Japanese Culture and Traditions: The Secrets of Japanese Food to Enrich Your Daily Meal


Make life happy without money

Do you believe money can’t buy you love? I may be too old to believe in such a naïve world as the Beatles song went. According to Daniel Kahneman, a genius winning a Nobel Prize in 2002, money can buy you happiness. No rush. I didn’t mean like “Hey look! There’s nothing more to life than money!” His point is nothing like that. His words continued, “as long as your annual income is less than 75,000 dollars.” He raised a serious problem for us. The more we get paid, the more likely we are to lose an ability to enjoy life. Money is not omnipotent. Let’s learn from the wisdom of our ancestors to make life happy without relation to money.

Another image of Japanese traditional meal. A small table for each person. Three bowls and a cup on it.

Simple food on well-thought-out dishes

Before the COVID pandemic, I flew around the world. The business trips taught me many unique points of Japan. Most impressing me is difference in tableware. It’s not about design, by the way. In Japan, it’s rare to serve various food in one plate/bowl all together. Different types of food are not mixed. We serve each of them in a different plate/bowl. Tableware is carefully selected depending on the color of food, the seasons, etc. I imagine our ancestors might create this habit to enjoy life independently of money. During Edo period (1603 – 1868), the daily meal of common people was so frugal—only rice, vegetable pickles, and miso soup for almost 365 days a year. Imagine if pickles were just put on rice. I’m sure many people would have lost all their hopes and died in despair.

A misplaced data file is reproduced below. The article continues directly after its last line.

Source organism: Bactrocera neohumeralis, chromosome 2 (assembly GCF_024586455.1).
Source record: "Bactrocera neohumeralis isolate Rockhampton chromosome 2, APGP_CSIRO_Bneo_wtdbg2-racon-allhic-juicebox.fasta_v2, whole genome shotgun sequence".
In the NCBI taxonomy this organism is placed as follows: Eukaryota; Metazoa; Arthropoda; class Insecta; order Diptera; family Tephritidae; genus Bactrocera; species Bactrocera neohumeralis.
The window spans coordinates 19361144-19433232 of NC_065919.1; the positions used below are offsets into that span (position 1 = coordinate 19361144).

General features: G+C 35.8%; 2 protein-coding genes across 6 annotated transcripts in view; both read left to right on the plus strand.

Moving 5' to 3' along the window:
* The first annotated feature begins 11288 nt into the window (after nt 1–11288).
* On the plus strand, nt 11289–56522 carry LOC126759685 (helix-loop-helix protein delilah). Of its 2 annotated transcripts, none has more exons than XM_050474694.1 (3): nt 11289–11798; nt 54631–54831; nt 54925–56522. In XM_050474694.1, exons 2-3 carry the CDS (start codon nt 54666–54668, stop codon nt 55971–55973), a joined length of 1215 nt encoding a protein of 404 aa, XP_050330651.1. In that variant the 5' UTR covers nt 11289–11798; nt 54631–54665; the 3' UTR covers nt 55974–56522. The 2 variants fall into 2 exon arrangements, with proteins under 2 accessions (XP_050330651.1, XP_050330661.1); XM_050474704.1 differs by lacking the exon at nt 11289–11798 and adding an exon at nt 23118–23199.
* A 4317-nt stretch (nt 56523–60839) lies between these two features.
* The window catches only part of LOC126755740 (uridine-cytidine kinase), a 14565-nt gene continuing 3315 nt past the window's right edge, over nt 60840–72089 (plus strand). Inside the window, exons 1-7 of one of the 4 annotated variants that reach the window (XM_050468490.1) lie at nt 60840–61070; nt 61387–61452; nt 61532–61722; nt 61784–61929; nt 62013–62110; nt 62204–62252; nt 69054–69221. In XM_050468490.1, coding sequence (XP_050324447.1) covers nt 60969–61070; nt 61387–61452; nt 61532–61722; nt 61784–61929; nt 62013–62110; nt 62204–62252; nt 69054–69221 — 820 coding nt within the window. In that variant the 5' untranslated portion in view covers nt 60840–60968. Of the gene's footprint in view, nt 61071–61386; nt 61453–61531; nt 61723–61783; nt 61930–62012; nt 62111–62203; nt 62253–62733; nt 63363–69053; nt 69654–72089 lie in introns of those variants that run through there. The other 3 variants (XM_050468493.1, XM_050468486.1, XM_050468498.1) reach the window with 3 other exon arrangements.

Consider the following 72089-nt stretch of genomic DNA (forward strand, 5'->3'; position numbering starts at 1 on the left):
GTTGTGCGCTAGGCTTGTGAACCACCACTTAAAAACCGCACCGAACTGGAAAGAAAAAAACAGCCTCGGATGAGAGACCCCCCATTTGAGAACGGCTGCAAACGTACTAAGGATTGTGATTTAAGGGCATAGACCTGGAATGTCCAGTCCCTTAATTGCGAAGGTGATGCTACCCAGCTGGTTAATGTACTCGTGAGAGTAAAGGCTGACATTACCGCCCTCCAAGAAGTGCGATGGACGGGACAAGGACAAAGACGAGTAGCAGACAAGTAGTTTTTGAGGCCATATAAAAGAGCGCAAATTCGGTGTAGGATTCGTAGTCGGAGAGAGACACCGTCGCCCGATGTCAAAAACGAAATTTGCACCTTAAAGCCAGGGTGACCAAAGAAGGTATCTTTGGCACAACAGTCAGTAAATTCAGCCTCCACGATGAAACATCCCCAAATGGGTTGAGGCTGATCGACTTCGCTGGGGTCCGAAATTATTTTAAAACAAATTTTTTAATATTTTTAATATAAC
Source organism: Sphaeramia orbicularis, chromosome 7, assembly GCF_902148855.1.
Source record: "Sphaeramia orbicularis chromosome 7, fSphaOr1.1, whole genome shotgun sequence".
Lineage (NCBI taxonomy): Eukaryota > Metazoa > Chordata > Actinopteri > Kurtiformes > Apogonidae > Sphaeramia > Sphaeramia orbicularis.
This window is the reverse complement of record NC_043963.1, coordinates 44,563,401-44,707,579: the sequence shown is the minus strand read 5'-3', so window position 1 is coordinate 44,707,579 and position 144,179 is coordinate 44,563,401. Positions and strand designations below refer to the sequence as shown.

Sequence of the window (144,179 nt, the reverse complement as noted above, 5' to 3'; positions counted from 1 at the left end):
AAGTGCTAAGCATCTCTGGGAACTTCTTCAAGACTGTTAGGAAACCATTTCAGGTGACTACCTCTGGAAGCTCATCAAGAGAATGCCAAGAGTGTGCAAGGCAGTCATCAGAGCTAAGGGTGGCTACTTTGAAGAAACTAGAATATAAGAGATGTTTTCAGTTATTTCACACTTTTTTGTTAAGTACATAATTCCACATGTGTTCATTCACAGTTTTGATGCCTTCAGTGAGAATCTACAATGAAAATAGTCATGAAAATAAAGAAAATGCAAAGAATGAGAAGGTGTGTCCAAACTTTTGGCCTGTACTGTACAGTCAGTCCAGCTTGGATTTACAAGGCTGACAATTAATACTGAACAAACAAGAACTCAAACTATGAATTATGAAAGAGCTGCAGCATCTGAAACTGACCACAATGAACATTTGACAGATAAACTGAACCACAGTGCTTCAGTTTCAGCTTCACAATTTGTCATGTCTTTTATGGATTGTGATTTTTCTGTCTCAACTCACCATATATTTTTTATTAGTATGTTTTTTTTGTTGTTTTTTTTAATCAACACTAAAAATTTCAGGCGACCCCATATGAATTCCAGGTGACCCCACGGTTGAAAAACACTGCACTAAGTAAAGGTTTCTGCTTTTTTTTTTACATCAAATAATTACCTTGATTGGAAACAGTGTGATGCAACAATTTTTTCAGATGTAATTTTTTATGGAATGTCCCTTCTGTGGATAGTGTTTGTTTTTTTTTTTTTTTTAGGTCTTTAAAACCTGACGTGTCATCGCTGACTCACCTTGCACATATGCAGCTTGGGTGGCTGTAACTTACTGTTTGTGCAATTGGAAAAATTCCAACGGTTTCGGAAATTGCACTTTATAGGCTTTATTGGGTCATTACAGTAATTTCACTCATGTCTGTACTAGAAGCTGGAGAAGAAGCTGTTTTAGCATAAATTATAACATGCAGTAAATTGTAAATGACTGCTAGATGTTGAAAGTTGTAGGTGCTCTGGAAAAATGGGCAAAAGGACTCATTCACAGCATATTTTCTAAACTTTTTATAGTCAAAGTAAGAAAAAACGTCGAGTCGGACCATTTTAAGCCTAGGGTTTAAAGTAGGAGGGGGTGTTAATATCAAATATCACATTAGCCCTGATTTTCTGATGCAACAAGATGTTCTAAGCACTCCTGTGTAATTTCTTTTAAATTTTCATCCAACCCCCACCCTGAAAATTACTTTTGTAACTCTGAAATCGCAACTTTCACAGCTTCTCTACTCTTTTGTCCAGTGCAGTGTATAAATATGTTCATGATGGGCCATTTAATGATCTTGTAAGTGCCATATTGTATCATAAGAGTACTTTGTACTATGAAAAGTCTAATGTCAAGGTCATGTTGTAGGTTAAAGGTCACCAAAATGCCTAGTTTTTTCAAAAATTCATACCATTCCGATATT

A dining table made of four pieces of wood planks. Some tea cups and bread are on it.

I don’t know exactly how and why such a habit began in Japan, but my imagination would not be largely wrong. One thing for sure is it is essential to make such small efforts to get our lives free from the spell of money. Even if you’re fed up with the contents of every day meal, you can raise you up by paying attention to dining goods. Now, we’ve finally got to the punch line of this article. Why don’t you get our dining furniture to enrich your daily meal?

Shungo Ijima

He is travelling around the world. His passion is to explain Japan to the world, from the unique viewpoint accumulated through his career: overseas posting, MBA holder, former official of the Ministry of Finance.